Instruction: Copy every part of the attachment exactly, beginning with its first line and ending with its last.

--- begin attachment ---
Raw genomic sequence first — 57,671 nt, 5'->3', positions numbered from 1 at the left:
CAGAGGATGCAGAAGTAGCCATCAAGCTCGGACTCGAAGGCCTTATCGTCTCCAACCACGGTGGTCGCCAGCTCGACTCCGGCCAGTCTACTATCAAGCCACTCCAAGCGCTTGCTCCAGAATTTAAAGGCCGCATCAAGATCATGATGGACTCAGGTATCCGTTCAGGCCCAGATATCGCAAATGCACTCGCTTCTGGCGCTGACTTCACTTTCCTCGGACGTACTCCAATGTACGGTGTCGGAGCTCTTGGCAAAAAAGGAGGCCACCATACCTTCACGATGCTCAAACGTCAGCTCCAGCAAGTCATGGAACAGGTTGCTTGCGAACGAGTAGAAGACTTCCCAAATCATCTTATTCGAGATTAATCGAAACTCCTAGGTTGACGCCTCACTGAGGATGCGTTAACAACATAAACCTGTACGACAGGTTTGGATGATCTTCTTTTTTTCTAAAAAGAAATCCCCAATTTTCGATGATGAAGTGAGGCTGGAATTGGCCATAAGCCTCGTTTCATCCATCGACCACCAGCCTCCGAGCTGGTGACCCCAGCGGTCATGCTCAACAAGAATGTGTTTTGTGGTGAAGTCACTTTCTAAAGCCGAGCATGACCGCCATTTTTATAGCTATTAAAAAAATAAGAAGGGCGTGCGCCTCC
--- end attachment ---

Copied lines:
Raw genomic sequence first — 57,671 nt, 5'->3', positions numbered from 1 at the left:
CAGAGGATGCAGAAGTAGCCATCAAGCTCGGACTCGAAGGCCTTATCGTCTCCAACCACGGTGGTCGCCAGCTCGACTCCGGCCAGTCTACTATCAAGCCACTCCAAGCGCTTGCTCCAGAATTTAAAGGCCGCATCAAGATCATGATGGACTCAGGTATCCGTTCAGGCCCAGATATCGCAAATGCACTCGCTTCTGGCGCTGACTTCACTTTCCTCGGACGTACTCCAATGTACGGTGTCGGAGCTCTTGGCAAAAAAGGAGGCCACCATACCTTCACGATGCTCAAACGTCAGCTCCAGCAAGTCATGGAACAGGTTGCTTGCGAACGAGTAGAAGACTTCCCAAATCATCTTATTCGAGATTAATCGAAACTCCTAGGTTGACGCCTCACTGAGGATGCGTTAACAACATAAACCTGTACGACAGGTTTGGATGATCTTCTTTTTTTCTAAAAAGAAATCCCCAATTTTCGATGATGAAGTGAGGCTGGAATTGGCCATAAGCCTCGTTTCATCCATCGACCACCAGCCTCCGAGCTGGTGACCCCAGCGGTCATGCTCAACAAGAATGTGTTTTGTGGTGAAGTCACTTTCTAAAGCCGAGCATGACCGCCATTTTTATAGCTATTAAAAAAATAAGAAGGGCGTGCGCCTCC